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Morton Feldman's early and unknown piano works -
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'... a performance of power and commitment ...'

Morton Feldman: Early & Unknown Piano Works. Debora Petrina. © 2003 OgreOgress Productions

Morton Feldman is known for works which are, in their way, even more 'minimalist' than the Minimalists; spare, honed down pieces which at times introduce the element of chance in the licence they offer performers; and also for his connection with the world of the visual arts. There are pieces dedicated to the Abstract Expressionists Franz Kline and Willem de Kooning, as well as his famous Rothko Chapel. What we are offered here, however, is a chance to hear how that music emerged, in particular by being able to compare his First Piano Sonata, written when Feldman was just seventeen, with the later Two Pieces for Three Pianos. In between are short items, brevity often in the company of a kind of throwaway wit.

The First Piano Sonata, and in fact the only one, is dedicated to Bartók. Unpublished, the manuscript comes from the vaults of the Paul Sacher archives, and here pianist Debora Petrina gives it its first airing. It is a fascinating piece, confident and accomplished, clearly owing style and mood to its dedicatee, and yet already following some odd paths of its own. Immediately apparent is the swiftness with which one idea is announced, explored and then moved away from [listen -- track 1, 0:01-1:59]. Within the first two minutes alone, the bravura percussive opening gives way to a passage of great lyricism which, in turn, is broken with an urgent flurry of notes. And already one can hear some of the devices which the composer would later exploit to such effect: the holding of one note, for example, which as it fades, creates an unlikely elision with the next; the first explorations of the effects of sympathetic resonance to extend what the listener hears well beyond the actual notes played; and the contrast between massive, chunky chords and extended patches of silence. Petrina offers a performance of power and commitment which recognises that this is more than interesting juvenilia. It would be good to think the First Piano Sonata might find its way onto the concert platform too.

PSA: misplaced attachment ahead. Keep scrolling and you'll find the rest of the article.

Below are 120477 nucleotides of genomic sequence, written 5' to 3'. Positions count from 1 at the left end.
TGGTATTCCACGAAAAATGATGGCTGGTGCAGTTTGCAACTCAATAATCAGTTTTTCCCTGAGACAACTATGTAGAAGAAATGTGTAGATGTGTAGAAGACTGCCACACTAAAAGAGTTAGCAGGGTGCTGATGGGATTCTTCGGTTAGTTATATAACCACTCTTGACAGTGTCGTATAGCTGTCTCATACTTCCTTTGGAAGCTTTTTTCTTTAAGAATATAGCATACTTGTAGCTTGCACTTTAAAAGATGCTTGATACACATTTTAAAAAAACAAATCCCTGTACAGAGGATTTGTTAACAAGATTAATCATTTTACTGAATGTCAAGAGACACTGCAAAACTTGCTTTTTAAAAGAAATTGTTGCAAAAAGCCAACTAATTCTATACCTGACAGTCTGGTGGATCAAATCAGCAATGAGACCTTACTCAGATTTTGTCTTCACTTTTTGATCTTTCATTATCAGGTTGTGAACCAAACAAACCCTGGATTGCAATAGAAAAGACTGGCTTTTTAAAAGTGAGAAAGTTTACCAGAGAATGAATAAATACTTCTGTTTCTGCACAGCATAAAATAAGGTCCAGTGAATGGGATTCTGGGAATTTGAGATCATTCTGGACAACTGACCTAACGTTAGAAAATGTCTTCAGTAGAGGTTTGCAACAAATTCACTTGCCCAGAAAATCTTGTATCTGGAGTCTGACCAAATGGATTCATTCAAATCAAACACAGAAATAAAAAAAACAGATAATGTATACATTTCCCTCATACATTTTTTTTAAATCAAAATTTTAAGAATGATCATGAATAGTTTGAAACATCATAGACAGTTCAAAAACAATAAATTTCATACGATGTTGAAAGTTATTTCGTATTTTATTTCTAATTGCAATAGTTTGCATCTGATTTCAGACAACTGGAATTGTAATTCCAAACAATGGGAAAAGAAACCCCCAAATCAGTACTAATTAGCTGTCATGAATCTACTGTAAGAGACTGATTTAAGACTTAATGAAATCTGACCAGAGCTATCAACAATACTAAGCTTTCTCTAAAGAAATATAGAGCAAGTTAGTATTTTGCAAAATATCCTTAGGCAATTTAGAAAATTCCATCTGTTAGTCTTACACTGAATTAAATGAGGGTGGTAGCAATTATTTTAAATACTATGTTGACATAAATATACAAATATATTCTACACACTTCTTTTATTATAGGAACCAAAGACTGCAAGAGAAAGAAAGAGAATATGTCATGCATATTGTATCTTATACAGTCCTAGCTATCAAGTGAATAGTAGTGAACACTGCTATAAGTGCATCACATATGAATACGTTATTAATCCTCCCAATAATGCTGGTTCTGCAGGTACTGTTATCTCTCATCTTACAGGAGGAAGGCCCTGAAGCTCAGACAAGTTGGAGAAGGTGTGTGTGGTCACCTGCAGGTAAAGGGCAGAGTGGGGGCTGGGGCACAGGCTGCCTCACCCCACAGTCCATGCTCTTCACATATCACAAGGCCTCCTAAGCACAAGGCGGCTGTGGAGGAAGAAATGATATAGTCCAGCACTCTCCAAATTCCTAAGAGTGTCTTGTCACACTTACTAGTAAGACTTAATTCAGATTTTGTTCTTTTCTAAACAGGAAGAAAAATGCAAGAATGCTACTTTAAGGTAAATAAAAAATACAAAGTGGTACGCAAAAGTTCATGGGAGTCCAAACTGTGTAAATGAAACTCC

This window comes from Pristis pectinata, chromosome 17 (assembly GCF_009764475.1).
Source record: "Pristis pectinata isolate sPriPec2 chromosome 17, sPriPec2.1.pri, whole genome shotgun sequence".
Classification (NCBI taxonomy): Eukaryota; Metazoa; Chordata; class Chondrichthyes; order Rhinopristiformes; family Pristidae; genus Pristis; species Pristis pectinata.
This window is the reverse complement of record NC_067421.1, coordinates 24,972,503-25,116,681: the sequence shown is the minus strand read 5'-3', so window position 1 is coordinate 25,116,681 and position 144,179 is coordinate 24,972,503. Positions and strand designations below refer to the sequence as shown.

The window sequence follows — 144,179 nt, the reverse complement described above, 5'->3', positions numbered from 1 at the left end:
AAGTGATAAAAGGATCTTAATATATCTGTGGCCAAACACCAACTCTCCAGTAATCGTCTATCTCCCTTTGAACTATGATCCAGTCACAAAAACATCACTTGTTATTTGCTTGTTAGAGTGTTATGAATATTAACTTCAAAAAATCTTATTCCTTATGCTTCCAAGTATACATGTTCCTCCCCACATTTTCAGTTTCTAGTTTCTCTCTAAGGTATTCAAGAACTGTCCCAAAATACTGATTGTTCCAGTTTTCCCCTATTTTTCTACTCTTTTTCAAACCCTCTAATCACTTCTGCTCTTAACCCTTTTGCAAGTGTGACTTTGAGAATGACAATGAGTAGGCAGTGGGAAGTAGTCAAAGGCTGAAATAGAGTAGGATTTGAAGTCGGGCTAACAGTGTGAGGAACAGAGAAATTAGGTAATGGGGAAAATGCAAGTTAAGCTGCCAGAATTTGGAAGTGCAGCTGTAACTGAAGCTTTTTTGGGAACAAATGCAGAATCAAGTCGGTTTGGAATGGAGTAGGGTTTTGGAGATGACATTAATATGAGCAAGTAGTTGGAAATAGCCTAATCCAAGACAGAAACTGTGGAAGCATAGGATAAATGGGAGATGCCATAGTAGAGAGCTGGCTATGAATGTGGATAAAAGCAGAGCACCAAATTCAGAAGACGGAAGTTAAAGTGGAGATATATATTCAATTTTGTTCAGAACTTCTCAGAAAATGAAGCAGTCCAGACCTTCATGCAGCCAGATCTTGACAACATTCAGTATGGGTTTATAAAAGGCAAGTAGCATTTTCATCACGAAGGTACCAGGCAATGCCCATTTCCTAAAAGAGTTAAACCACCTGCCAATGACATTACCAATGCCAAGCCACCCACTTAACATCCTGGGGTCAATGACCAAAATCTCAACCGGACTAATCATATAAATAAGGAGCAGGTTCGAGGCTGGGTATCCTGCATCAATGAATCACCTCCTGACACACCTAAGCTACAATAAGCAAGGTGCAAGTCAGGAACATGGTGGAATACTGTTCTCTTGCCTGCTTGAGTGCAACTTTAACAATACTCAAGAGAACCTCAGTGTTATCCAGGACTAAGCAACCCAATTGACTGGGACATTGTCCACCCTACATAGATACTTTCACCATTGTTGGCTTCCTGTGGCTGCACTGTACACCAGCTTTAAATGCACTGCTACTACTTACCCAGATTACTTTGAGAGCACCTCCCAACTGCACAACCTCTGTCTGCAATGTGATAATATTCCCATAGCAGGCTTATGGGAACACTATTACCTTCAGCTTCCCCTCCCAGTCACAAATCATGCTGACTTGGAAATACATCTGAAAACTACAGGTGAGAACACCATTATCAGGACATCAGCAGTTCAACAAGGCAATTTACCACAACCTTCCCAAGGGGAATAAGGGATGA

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Copyright © 28 February 2004 Rex Harley, Cardiff UK


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